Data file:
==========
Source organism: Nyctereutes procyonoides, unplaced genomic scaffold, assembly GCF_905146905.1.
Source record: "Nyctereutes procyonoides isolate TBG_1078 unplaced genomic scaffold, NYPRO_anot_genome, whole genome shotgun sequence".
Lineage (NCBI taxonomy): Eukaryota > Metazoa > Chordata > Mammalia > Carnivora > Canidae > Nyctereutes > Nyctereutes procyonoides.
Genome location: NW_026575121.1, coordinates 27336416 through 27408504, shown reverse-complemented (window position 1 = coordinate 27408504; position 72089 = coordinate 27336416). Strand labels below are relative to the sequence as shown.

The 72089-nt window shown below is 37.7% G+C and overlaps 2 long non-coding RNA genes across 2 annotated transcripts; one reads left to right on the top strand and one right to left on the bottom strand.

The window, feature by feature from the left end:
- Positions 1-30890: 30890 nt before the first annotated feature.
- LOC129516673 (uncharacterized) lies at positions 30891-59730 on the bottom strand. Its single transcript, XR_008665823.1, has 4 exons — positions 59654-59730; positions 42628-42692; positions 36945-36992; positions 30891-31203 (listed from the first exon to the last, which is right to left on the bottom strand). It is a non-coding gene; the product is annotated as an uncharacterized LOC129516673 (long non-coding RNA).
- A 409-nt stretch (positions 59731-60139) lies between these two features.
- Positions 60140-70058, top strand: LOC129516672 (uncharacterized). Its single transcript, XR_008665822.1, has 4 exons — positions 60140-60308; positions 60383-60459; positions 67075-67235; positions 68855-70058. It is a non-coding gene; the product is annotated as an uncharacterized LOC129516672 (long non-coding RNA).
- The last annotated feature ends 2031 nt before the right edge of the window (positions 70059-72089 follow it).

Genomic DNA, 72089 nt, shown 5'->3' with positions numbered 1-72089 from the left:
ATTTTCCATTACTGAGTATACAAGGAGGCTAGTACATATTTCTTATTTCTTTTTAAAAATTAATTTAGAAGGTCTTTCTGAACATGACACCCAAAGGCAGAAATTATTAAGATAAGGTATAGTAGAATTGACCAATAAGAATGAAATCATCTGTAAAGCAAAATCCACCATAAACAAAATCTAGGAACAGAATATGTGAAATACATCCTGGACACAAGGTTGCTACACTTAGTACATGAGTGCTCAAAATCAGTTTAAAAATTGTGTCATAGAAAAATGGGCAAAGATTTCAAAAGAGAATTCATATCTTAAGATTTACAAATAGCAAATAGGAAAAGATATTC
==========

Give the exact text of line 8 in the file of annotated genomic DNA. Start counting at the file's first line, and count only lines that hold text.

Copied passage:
- LOC129516673 (uncharacterized) lies at positions 30891-59730 on the bottom strand. Its single transcript, XR_008665823.1, has 4 exons — positions 59654-59730; positions 42628-42692; positions 36945-36992; positions 30891-31203 (listed from the first exon to the last, which is right to left on the bottom strand). It is a non-coding gene; the product is annotated as an uncharacterized LOC129516673 (long non-coding RNA).